Customers, on the other hand, don’t see it that way. Delivery is convenient. It’s usually pretty quick, and perhaps even better, they can do it through an app – without ever having to speak to a person.
Although dining restrictions in most places have eased, delivery rates remain higher now than they were pre-Covid. In 2019, delivery accounted for about 7% of total restaurant sales in the United States, according to Euromonitor International. After peaking in 2020, it leveled off at nearly 9% in 2021, according to Euromonitor’s forecast for last year (the company’s 2021 foodservice data was not released.)
Whether restaurateurs like it or not, delivery is here to stay.
“Consumers have become accustomed to having their products delivered to their homes,” said Joe Pawlak, chief executive of Technomic, a foodservice consulting firm. Now restaurants “have to figure out what to do to make it profitable.”
For restaurants, fixing delivery means not only improving it, but also finding ways to convince customers to choose take-out or drive-thru instead.
The delivery problem
During the pandemic, restaurants have had to switch to a delivery or takeout model to survive, said Tom Bailey, principal consumer food analyst at Rabobank.
“They didn’t necessarily make the most efficient adjustment,” Bailey noted.
For some restaurants, the economics of delivery just don’t add up. Third-party providers charge fees of up to 30%. Restaurants, especially independent ones, already have low margins. For some, delivery charges can mean running into the red.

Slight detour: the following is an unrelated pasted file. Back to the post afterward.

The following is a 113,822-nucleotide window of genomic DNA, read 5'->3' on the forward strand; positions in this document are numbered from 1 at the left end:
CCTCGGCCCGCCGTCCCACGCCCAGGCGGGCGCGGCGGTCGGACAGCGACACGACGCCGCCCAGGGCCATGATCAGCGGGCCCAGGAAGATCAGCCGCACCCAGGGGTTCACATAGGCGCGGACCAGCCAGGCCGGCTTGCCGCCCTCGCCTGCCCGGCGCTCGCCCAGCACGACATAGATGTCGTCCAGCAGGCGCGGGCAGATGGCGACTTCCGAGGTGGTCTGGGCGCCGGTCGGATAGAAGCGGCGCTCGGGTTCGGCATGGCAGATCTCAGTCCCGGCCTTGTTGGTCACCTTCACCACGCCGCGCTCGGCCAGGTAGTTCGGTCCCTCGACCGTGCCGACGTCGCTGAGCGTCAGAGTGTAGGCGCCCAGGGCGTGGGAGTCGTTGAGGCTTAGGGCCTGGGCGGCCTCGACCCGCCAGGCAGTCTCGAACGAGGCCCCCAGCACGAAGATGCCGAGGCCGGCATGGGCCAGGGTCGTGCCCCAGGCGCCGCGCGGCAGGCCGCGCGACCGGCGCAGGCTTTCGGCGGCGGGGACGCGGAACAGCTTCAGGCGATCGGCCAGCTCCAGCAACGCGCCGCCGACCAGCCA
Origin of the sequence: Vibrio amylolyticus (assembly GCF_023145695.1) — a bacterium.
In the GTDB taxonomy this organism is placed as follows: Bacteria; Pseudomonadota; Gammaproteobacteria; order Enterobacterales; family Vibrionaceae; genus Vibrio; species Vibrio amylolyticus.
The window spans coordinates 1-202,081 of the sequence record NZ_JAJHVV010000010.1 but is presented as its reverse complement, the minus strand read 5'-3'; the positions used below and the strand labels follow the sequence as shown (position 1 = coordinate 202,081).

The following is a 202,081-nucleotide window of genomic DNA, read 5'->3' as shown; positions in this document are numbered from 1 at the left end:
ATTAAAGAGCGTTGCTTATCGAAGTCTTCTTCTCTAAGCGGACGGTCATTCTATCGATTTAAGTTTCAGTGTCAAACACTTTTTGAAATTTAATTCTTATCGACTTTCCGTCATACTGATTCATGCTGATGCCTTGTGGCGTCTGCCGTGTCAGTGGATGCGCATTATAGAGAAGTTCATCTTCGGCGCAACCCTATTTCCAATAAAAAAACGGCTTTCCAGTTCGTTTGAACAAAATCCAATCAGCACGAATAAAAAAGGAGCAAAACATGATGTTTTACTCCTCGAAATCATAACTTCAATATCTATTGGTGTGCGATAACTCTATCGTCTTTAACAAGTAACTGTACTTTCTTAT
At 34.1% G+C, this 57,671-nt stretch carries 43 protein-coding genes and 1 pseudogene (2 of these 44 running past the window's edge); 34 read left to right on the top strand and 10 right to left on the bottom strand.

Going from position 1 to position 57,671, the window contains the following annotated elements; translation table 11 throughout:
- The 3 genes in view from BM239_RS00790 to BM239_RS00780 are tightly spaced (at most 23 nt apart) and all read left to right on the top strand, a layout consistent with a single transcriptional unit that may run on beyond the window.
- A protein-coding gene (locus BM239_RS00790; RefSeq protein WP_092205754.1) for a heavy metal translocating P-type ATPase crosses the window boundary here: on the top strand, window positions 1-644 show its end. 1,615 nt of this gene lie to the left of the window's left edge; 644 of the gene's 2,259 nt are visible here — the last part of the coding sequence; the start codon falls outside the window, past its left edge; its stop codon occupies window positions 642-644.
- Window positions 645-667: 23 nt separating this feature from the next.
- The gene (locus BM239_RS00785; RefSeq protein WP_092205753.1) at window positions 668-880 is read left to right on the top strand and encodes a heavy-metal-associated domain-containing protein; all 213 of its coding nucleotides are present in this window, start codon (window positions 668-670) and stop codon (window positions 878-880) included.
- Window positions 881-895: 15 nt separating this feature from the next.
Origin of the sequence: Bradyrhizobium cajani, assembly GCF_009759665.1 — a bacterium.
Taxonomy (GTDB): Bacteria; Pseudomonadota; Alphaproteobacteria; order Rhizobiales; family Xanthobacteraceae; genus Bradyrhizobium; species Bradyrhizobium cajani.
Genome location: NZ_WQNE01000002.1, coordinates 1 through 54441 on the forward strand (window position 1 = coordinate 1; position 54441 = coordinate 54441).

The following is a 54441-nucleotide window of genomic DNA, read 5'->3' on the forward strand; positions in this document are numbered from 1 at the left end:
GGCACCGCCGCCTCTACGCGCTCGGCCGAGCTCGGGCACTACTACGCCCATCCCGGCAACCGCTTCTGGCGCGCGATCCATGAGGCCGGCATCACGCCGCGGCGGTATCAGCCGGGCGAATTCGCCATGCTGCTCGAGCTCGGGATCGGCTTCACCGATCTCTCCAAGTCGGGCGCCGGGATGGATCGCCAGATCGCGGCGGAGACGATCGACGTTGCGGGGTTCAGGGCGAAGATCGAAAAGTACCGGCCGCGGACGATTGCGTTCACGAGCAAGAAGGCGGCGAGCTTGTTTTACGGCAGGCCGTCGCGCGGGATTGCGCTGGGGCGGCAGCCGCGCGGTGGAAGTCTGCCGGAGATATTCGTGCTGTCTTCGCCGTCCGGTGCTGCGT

“Our third-party delivery providers have experienced Omicron-related staffing shortages, which has impacted their ability to meet some of our distribution needs,” he said. “This has forced us to dramatically increase the use of much more expensive alternative delivery solutions…in order to meet high customer demand,” he added. Ultimately, the disruptions caused “a rapid increase” in costs.
One way to address the delivery challenge is to separate service from regular restaurant operations and use it primarily to attract new customers. This is especially important for casual dining brands such as Applebee’s and Chili’s, which are designed to serve diners primarily in their restaurants.
The pandemic has prompted these chains and others to implement online-only concepts designed specifically for delivery.
Online-only brands allow restaurants to promote products that travel well for delivery, such as sandwiches and wings, helping to turn service from a burden into a competitive advantage.
These virtual brands “offer truly unique opportunities to explore … urban and smaller prototypes focused on take-out delivery,” Brinker CEO Wyman Roberts said on a call with analysts in February.
For fast-casual restaurants, which have already been designed to get people out quickly, better drive-throughs and take-out incentives may be the way to go.
Better drive-thru and easier pickup
As customer habits change, restaurants are rethinking their layouts. For many, that means more drive-thru.
“What we saw with the Chipotlane [is]our digital business is going up, our delivery business is going down as a percentage, and the order pickup percentage is going up,” company CEO Brian Niccol told CNN Business in a recent interview ahead of the opening of the city’s 3,000th location. chain.” From an economic perspective, the best margin transaction for us is in sight, and then the customer comes in,” he said.
If chains can’t convince customers to use a faster drive-thru, they can try something else, like a small bonus for skipping delivery.
If all else fails, businesses may see delivery naturally drop as the service becomes more expensive.
To make delivery more profitable, companies have made it more expensive.
In many restaurants, “menu prices are higher for delivery than they are .. when someone goes to a restaurant,” Pawlak said.
Companies have hiked prices on everything from menu items to consumer goods and say customers are sticking around so far. But it won’t last forever.